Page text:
Almost the end of our Spring semester’s teaching (only a week to go…) and time for another account of Erasmus travels. This time from current final year student, Iida Friman, who will be graduating in French and Human Resource Management in June, and who spent her Semester Abroad just outside Paris at the ESSEC business school:
“With the student body organising differently themed fairs in the grand hall nearly every day, enormous student parties in exclusively rented night clubs every week, and varying yet time after time more astonishing monthly events, ESSEC does not fail to impress an Erasmus student.
Situated in the relatively new suburb town of Cergy Pontoise, ESSEC belongs to Parisian transit zone 5 and is thus fairly easy to get to. A one-hour bus drive to the airport of Charles de Gaulle and a 40 minute train ride to the centre of Paris made it super easy to get to places, which made up to the fact that besides the university, Cergy itself does not have a lot to offer. Because of the easiness to catch a flight or a train even with a short notice, I spent evenings exploring Paris and most of my weekends traveling around France. I especially loved the South coast of France, where I spent four weekends visiting my friends and seeing numerous towns from Nice (and Monaco) to Six-Fours-des-Plages and Marseille.
Having heard about ESSEC’s good reputation well before starting the exchange, I expected the workload to be much heavier than what it is in Stirling. When I started my courses, however, I soon realised that the amount of work itself was not much higher but the nature of teaching varied enormously. All courses consisted of three contact hours per week, which depending on the module were either lectures, more seminar-like classes, or a mixture of both. There was not a lot of homework to be done in between the classes; for some courses it was a few economic calculations, for others a weekly blog post. Nevertheless, the classes themselves were interactive with a lot of group exercises, presentations and guest speakers, and students made a much bigger contribution to the overall teaching than what I’ve experienced in Stirling. The biggest challenge for me was the length of the classes: 3 hours can feel like an eternity, especially if you are not fully understanding the economic functions explained in French. I still wonder how did the French students stay focused for the full duration of the class, I know I struggled.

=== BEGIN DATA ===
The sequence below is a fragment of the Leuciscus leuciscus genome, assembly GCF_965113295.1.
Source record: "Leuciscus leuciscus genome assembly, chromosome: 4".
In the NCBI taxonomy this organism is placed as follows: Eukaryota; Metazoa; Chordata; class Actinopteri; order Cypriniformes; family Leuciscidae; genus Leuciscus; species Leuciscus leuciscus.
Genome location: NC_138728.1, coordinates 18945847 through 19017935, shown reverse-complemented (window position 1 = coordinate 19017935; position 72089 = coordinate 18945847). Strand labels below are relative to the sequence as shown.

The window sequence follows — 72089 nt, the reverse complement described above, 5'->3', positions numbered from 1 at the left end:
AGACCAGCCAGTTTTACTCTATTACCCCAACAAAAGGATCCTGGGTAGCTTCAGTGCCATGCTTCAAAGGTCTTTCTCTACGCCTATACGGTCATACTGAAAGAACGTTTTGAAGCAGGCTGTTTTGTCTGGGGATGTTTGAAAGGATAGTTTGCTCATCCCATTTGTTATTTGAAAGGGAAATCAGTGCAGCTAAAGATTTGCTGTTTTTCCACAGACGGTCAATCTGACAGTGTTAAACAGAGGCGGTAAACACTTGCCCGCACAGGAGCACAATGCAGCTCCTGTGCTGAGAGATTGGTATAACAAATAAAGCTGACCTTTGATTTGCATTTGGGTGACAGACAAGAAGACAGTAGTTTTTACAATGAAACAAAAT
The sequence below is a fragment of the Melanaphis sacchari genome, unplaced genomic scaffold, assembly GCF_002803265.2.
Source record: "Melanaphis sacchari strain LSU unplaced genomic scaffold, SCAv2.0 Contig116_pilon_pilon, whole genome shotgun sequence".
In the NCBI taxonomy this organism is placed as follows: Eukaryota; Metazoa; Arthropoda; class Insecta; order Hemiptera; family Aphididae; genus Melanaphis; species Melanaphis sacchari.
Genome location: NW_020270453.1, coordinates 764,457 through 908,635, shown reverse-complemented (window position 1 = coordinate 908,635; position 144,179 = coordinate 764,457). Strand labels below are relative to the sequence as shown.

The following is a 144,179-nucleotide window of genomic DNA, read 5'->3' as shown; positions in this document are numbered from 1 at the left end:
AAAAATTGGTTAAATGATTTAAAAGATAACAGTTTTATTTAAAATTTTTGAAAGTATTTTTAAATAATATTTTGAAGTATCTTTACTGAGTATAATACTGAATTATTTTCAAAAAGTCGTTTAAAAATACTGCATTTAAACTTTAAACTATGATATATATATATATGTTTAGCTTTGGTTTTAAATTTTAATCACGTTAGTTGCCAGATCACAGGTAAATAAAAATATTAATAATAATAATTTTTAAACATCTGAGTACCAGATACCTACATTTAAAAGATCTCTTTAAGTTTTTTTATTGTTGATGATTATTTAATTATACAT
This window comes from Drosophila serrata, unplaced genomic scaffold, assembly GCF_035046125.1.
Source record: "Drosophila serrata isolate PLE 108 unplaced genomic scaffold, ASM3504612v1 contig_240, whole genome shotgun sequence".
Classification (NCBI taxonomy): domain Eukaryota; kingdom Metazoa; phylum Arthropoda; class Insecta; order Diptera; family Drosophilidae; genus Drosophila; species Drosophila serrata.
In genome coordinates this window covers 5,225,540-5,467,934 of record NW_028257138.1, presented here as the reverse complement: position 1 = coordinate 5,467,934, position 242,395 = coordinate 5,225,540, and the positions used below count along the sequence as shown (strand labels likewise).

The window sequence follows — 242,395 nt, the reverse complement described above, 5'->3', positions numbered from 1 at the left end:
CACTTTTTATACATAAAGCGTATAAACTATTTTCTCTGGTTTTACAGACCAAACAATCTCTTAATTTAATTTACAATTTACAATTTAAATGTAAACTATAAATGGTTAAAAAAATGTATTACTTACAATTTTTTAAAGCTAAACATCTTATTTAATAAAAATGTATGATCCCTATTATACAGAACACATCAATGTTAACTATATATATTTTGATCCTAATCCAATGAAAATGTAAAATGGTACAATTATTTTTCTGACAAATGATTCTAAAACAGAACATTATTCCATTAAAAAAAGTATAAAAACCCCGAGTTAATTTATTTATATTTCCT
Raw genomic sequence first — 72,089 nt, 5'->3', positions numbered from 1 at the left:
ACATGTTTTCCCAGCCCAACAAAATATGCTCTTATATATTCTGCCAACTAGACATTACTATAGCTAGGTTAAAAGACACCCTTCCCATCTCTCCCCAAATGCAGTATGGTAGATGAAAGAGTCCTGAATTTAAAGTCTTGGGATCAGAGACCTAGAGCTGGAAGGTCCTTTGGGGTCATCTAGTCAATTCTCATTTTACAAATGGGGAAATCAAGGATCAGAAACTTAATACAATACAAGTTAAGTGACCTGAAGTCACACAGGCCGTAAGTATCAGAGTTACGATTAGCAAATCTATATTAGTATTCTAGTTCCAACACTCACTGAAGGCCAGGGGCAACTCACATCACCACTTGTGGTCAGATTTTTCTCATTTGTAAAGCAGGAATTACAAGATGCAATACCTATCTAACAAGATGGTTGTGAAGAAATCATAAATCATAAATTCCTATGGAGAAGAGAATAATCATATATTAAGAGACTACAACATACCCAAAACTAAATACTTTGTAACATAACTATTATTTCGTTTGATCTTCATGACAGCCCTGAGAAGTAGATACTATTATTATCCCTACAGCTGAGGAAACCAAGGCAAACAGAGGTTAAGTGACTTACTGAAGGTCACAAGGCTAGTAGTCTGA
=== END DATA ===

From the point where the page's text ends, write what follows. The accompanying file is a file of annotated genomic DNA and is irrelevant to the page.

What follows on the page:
On their web page, ESSEC states that they follow a strategy of three I’s; innovation, involvement, internationalisation. Starting from the last, being an exchange student and getting to know students from all around the world and furthermore hearing about the exchange periods and internships that were included in the French students’ degrees made it clear how important internationalisation is for ESSEC. Internationalisation did not only show in the variety of students and their opportunities abroad, but there were always some international guests and lecturers visiting the campus, and even the daily themes of the fairs in the grand hall included things like ‘food of the world’ –buffets, international career conferences and cultural performances. The numerous events also demonstrate what can be done with innovation and involvement, since all of the events we took part in were organised by the students. During the day there were crazy dance offs, bouncy castles or free manicures and haircuts in the grand hall, and during the night the students organised exclusive students parties in privately hired nightclubs nearby, to and from which they had organised bus transportation to ensure everyone got home safe. In addition, about once a month there was a bigger event, which varied from weekend trips to the biggest university sport tournament in Europe and fancy galas with fashion shows. Needless to say, the level of innovation and determination with which the French students organised these events left me amazed.”
Thanks to Iida for this blog post and best wishes for the future following graduation!